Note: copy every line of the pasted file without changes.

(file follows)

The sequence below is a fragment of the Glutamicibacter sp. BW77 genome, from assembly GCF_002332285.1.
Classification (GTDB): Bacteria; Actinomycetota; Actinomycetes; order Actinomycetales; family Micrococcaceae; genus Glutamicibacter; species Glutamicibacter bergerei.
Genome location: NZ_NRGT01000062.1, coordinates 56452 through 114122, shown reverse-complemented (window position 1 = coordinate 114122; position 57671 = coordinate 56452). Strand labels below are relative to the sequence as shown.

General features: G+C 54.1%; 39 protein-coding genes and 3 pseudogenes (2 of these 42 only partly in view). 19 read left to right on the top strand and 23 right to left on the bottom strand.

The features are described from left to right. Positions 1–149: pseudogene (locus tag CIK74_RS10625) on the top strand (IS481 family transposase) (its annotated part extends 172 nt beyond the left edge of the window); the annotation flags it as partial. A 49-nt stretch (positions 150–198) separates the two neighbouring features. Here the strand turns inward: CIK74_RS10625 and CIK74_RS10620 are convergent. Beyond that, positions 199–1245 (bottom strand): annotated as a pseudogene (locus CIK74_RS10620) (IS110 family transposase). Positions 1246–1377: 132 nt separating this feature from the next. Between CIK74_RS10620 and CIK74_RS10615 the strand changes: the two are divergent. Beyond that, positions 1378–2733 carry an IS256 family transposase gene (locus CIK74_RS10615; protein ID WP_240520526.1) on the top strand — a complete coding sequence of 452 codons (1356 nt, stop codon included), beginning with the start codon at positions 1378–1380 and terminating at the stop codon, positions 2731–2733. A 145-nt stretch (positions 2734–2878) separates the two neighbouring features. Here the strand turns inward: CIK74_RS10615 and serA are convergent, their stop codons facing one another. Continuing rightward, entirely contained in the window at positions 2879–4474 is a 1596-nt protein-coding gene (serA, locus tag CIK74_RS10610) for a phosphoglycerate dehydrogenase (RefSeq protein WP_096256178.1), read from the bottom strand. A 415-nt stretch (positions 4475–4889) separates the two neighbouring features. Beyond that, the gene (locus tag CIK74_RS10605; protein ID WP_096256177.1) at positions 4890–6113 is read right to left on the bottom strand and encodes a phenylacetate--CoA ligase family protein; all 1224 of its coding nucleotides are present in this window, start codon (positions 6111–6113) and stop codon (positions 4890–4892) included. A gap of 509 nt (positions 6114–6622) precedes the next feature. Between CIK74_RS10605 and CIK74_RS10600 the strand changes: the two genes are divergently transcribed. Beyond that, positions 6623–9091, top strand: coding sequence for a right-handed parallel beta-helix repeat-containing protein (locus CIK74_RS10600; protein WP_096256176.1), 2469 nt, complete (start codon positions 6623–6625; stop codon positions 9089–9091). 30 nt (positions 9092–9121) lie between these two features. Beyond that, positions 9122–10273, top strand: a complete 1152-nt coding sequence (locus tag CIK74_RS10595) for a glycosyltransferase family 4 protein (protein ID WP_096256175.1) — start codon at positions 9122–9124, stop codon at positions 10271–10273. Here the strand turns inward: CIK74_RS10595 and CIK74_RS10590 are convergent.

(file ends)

The sequence below is a fragment of the Glutamicibacter sp. BW77 genome, from assembly GCF_002332285.1.
Classification (GTDB): Bacteria; Actinomycetota; Actinomycetes; order Actinomycetales; family Micrococcaceae; genus Glutamicibacter; species Glutamicibacter bergerei.
Genome location: NZ_NRGT01000062.1, coordinates 56452 through 114122, shown reverse-complemented (window position 1 = coordinate 114122; position 57671 = coordinate 56452). Strand labels below are relative to the sequence as shown.

General features: G+C 54.1%; 39 protein-coding genes and 3 pseudogenes (2 of these 42 only partly in view). 19 read left to right on the top strand and 23 right to left on the bottom strand.

The features are described from left to right. Positions 1–149: pseudogene (locus tag CIK74_RS10625) on the top strand (IS481 family transposase) (its annotated part extends 172 nt beyond the left edge of the window); the annotation flags it as partial. A 49-nt stretch (positions 150–198) separates the two neighbouring features. Here the strand turns inward: CIK74_RS10625 and CIK74_RS10620 are convergent. Beyond that, positions 199–1245 (bottom strand): annotated as a pseudogene (locus CIK74_RS10620) (IS110 family transposase). Positions 1246–1377: 132 nt separating this feature from the next. Between CIK74_RS10620 and CIK74_RS10615 the strand changes: the two are divergent. Beyond that, positions 1378–2733 carry an IS256 family transposase gene (locus CIK74_RS10615; protein ID WP_240520526.1) on the top strand — a complete coding sequence of 452 codons (1356 nt, stop codon included), beginning with the start codon at positions 1378–1380 and terminating at the stop codon, positions 2731–2733. A 145-nt stretch (positions 2734–2878) separates the two neighbouring features. Here the strand turns inward: CIK74_RS10615 and serA are convergent, their stop codons facing one another. Continuing rightward, entirely contained in the window at positions 2879–4474 is a 1596-nt protein-coding gene (serA, locus tag CIK74_RS10610) for a phosphoglycerate dehydrogenase (RefSeq protein WP_096256178.1), read from the bottom strand. A 415-nt stretch (positions 4475–4889) separates the two neighbouring features. Beyond that, the gene (locus tag CIK74_RS10605; protein ID WP_096256177.1) at positions 4890–6113 is read right to left on the bottom strand and encodes a phenylacetate--CoA ligase family protein; all 1224 of its coding nucleotides are present in this window, start codon (positions 6111–6113) and stop codon (positions 4890–4892) included. A gap of 509 nt (positions 6114–6622) precedes the next feature. Between CIK74_RS10605 and CIK74_RS10600 the strand changes: the two genes are divergently transcribed. Beyond that, positions 6623–9091, top strand: coding sequence for a right-handed parallel beta-helix repeat-containing protein (locus CIK74_RS10600; protein WP_096256176.1), 2469 nt, complete (start codon positions 6623–6625; stop codon positions 9089–9091). 30 nt (positions 9092–9121) lie between these two features. Beyond that, positions 9122–10273, top strand: a complete 1152-nt coding sequence (locus tag CIK74_RS10595) for a glycosyltransferase family 4 protein (protein ID WP_096256175.1) — start codon at positions 9122–9124, stop codon at positions 10271–10273. Here the strand turns inward: CIK74_RS10595 and CIK74_RS10590 are convergent.